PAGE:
The Slovenia Times

Slovenian, Croatian presidents urge resolution of open issues


Speaking to the press after their meeting in Otočec in south Slovenia, Pahor and Milanović said they touched on all open issues, including the border and Croatia's entry into the Schengen passport-free zone, agreeing they will not be resolved overnight.

Pahor stressed that it was in Slovenia's interest that Croatia join Schengen, but he indicated that Croatia's refusal to accept the border arbitration award could affect Slovenia's position when it is time to vote on whether to allow Croatia to join.

Noting that this would "weigh on the decision", Pahor said a mutual agreement on how the arbitration award should be implemented would make it easier for Slovenia to vote in favour of Croatia's Schengen membership.

Milanović noted that Slovenia would reap the greatest benefits from Croatia's membership since the external border of the EU would be shifted to Croatia's border with Bosnia-Herzegovina.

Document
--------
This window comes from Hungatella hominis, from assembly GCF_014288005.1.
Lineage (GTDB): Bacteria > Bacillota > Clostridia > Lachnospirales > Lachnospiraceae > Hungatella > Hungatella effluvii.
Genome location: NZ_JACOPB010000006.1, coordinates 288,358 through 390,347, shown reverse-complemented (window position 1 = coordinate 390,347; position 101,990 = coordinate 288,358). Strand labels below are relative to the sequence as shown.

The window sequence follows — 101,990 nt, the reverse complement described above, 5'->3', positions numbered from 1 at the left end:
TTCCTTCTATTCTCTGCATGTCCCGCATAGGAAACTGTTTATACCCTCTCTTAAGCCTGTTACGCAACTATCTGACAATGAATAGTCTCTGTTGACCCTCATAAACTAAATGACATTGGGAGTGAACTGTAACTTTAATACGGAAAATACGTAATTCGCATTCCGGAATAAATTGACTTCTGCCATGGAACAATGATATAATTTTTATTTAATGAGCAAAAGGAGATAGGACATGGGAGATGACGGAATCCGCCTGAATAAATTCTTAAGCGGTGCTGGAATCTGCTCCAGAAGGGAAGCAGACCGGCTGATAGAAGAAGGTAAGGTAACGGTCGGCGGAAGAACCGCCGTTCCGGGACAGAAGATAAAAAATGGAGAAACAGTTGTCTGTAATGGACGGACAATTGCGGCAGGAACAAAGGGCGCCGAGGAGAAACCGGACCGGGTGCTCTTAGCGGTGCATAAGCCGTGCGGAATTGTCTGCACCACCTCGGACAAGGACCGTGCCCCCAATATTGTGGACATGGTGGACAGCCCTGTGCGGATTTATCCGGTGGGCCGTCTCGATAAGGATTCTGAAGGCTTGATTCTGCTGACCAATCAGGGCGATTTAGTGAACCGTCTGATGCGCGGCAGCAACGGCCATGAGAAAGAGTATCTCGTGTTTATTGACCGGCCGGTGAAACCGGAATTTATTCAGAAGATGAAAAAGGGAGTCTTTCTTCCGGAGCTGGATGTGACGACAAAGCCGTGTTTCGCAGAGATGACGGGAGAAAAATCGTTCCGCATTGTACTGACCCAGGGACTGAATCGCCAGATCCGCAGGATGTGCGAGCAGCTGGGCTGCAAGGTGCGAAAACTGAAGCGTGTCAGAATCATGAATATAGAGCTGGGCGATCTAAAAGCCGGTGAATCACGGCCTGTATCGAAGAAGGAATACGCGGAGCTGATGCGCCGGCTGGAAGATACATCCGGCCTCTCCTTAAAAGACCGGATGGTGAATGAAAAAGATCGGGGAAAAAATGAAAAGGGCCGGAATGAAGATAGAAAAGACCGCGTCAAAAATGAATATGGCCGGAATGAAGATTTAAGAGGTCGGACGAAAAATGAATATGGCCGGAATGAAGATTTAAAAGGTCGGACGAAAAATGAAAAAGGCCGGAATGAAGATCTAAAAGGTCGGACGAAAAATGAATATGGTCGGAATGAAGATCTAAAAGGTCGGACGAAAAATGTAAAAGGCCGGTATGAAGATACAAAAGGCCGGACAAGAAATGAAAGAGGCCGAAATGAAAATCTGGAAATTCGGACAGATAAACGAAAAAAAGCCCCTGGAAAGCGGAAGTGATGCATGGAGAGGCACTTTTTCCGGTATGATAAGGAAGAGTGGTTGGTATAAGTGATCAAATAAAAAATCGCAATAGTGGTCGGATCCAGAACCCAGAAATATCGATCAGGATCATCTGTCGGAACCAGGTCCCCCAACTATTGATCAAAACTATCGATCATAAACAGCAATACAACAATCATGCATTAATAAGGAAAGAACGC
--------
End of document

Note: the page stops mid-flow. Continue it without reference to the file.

Turning to the border dispute, Milanović said the two countries would have to sit down and discuss the issue.

"Procedurally we're nowhere again, which is why we have to sit down and see how to proceed," he said in reference to a recent decision by the EU Court not to hear Slovenia's lawsuit against Croatia over arbitration.

He said the two countries "should not run away from problems" but noted that the border was not an issue that was causing headaches since "life goes on".

Pahor added that open issues would not be left by the wayside without efforts being made to resolve them. "If a long time passes until a solution on the manner of implementation [of the arbitration tribunal's award], this will increasingly weigh on other relations."

While previous Slovenian governments have insisted that there is no alternative to the implementation of the border arbitration award, the leader of the coming centre-right government, Janez Janša, has long advocated for a return to negotiations.

Milanović said he expected dialogue and solutions from the coming government.

The presidents also agreed to continue pursuing the Brdo-Brijuni initiative, which the countries co-chair, although Milanović said there should be a "small inventory-taking" of regional initiatives, in particular those than do not have a financial framework.


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